After the video shoot, we all returned to Lodwar where we met up with a short-term OCMC teaching team that had arrived the day before. Fr. Martin, Alex, and Rob stayed with the group for a couple of days before moving on to the shoot in Tanzania, but Maria and I stayed behind in Lodwar with the team for the duration of their teaching mission. They had each prepared different lessons to present Turkana faithful who had come from Lodwar and surrounding villages (including from over 3 hours away in Loupwala!). Fr. Moses, Fr. Zachariah, and Fr. Vladimir (who is a Turkana priest based in Lodwar) translated for the team and at the same time taught their people about church topics such as the Creed, death & resurrection, the Sacraments, and icons. I was even allowed to do a health education session. Based on a session I once gave back in 2008 during a short-term mission in Tanzania, I asked the group of about 70 “youth” to divide up into groups and come up with their own songs, dances, or sketches that highlighted major health concerns in East Africa, such as AIDS and malaria. The Turkana, like many other cultures in Africa, have a strong oral tradition that is passed along through songs and storytelling. Why not tap into that and use it for health promotion? I gave them 20 minutes to prepare, but they only needed 10. All of the groups did an amazing job, and I told them that I would put all of the videos I took of their presentations on the internet so that people all over the world could see how the Turkana use storytelling not only to pass along history but to teach others the importance of promoting good health behaviors.

Our visit happened to be in the middle of a paralyzing famine that affected the horn of Africa and spilled over into northern Kenya. Crops were failing and there was a severe food shortage. The Turkana, being pastoralists, were especially hard-hit when their livestock began to die off. People were literally starving to death. I had done a blog entry early on about African stereotypes, and I mentioned that a common misperception is that most Africans are starving and impoverished. I followed that up by mentioning that this was more of an exception to the rule–overall, they may eat much less food, but that doesn’t mean they are starving. Also, “poverty” is a relative term. If most of the people who live around you don’t have a lot of material possessions, that doesn’t necessarily make them poor. In fact, I regard most of my friends here as being richer on many levels. That said, whenever a disaster such as a famine happens, it throws what was once a delicate balance into complete disarray. Tribes like the Turkana, who can live comfortably on a basic diet and without a lot of possessions really feel the effect when the food or water supply is thrown out of whack.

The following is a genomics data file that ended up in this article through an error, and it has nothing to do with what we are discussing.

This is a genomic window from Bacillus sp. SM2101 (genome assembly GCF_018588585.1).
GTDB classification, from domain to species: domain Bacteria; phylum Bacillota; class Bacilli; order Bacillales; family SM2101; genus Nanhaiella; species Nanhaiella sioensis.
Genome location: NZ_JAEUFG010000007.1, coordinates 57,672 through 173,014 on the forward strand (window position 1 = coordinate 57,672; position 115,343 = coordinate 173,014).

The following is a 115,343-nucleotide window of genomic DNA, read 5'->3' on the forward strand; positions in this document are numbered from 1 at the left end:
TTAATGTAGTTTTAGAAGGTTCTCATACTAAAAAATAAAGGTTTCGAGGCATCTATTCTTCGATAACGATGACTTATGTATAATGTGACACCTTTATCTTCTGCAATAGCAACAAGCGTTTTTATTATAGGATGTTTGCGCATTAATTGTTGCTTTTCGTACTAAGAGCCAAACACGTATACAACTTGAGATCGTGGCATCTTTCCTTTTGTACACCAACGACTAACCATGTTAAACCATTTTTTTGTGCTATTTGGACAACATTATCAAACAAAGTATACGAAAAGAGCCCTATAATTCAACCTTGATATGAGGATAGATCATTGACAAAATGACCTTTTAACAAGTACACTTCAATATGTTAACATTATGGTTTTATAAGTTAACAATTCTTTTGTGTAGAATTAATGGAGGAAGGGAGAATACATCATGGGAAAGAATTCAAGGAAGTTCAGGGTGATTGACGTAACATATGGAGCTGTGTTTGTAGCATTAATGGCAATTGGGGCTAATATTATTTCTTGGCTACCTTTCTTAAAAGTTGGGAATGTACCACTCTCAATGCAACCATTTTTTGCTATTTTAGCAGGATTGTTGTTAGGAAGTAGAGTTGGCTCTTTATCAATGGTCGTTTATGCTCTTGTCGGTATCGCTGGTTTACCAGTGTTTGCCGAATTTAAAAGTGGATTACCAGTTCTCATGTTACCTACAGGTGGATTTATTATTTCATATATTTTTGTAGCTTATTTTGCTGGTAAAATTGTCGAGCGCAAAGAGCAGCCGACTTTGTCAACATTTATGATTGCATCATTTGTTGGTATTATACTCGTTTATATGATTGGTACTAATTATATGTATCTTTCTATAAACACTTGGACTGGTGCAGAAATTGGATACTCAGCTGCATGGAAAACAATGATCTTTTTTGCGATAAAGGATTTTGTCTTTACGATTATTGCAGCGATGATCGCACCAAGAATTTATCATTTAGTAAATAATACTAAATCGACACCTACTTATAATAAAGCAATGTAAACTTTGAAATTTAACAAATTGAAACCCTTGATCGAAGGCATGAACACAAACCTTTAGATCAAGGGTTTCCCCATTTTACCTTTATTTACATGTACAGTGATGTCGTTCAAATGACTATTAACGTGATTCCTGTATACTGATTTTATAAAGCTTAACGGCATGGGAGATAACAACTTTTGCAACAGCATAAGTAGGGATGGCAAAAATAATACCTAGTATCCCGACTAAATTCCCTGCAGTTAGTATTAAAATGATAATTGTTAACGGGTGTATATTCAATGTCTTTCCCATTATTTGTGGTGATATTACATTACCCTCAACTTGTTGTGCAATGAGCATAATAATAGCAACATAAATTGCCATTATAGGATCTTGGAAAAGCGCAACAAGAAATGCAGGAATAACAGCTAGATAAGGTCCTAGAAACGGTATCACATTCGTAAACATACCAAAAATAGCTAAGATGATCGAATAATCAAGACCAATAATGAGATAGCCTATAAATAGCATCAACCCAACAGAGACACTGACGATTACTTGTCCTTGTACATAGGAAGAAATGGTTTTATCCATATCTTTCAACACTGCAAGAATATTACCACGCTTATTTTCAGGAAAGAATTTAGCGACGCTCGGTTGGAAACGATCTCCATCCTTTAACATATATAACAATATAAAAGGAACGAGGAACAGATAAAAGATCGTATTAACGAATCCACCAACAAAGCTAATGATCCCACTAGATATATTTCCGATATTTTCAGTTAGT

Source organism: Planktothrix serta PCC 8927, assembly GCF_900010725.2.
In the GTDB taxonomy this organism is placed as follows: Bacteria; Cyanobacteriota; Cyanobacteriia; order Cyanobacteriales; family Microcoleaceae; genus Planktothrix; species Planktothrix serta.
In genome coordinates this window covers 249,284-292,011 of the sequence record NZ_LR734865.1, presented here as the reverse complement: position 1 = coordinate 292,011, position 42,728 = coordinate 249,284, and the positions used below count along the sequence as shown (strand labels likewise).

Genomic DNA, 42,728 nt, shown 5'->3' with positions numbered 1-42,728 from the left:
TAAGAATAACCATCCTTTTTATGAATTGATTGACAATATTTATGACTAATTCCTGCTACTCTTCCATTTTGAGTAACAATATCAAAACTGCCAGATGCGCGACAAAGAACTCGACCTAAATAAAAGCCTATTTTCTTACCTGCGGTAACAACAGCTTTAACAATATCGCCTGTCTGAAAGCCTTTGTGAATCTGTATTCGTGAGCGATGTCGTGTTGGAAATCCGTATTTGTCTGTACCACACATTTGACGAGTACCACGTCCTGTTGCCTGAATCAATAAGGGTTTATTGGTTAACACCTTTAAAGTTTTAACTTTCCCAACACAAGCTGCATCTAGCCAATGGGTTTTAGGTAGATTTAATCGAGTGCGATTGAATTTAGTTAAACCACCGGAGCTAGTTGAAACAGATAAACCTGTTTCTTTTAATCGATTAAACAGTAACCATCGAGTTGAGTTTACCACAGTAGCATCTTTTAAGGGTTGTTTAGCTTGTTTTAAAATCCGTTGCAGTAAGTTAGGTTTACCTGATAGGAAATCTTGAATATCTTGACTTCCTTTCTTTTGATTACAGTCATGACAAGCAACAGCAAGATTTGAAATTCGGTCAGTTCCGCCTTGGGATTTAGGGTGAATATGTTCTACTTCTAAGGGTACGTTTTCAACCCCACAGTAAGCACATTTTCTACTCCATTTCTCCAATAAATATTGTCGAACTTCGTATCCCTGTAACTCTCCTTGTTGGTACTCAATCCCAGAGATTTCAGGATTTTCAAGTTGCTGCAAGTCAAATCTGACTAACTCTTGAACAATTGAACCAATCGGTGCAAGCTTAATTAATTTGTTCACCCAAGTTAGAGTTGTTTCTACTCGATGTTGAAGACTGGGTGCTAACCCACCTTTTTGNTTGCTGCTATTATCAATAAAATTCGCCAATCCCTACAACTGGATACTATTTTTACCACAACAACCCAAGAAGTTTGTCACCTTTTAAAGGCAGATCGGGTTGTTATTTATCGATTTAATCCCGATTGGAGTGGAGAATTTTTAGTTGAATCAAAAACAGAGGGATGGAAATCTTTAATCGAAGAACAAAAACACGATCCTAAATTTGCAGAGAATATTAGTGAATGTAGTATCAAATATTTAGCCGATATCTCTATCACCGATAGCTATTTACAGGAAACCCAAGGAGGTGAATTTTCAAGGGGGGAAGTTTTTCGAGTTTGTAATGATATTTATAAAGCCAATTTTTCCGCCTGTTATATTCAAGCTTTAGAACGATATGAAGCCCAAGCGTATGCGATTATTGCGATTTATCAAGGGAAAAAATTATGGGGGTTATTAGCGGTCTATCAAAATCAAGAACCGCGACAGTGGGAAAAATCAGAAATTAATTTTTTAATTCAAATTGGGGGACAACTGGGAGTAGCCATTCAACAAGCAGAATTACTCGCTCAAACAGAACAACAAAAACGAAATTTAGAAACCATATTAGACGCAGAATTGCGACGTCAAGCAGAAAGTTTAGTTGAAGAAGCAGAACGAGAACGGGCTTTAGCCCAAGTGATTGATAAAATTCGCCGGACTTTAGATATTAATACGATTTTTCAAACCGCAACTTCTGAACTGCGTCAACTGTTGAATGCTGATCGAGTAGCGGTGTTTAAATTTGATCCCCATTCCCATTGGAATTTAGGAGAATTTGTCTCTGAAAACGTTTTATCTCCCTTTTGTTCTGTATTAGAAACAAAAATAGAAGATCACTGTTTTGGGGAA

I had no idea how bad the situation really was until after I got back to Bukoba. While waiting at the Lodwar “airport” for the plane back to Nairobi, I met a BBC journalist and cameraman who had just been to the same region we had. They told me that a piece they had just filmed would be airing a couple of days later and that I would be able to see it online.

Here is a link to that report: http://www.vimeo.com/27583238

Finding out about the severity of the famine after the fact made me appreciate my time with the Turkana all the more. I would have never guessed from the celebrations and fellowship we shared that they were in the middle of a major crisis. Please remember the Turkana, especially the newly-baptized, in your prayers.

Thank you to my support team!

Michael
m.pagedas@ocmc.org

[Video from my Turkana experiences can be found on the OCMC website or my YouTube channel, username: mpagedas]

November 2, 2011

Real Africa: By Team Member Logan Johnson

“That’s the smell of real Africa!” These were the words of a fellow passenger as we stepped off of the small plane. What struck me initially was not the smell, somewhat reminiscent of my grandparent’s farm in rural Minnesota, but the completely exotic landscape. Lodwar is located in northeastern Kenya in what is basically a large desert with several small mountains, black and grave, in the distance.

But I was not here to survey the geography or admire the scenery. The purpose of our team was to teach. Surely God had been working among the hearts and minds of the Turkana since the beginning, but in 2007 Orthodoxy began to be part of their religious makeup and take root and grow. Today there are three native Turkana priests serving thirteen communities. In Lodwar the Liturgy is celebrated in a roofed building built with the help of the Orthodox Christian Mission Center, and in other places it is celebrated in the open air on whatever is available for the priest to set down an antiminsion.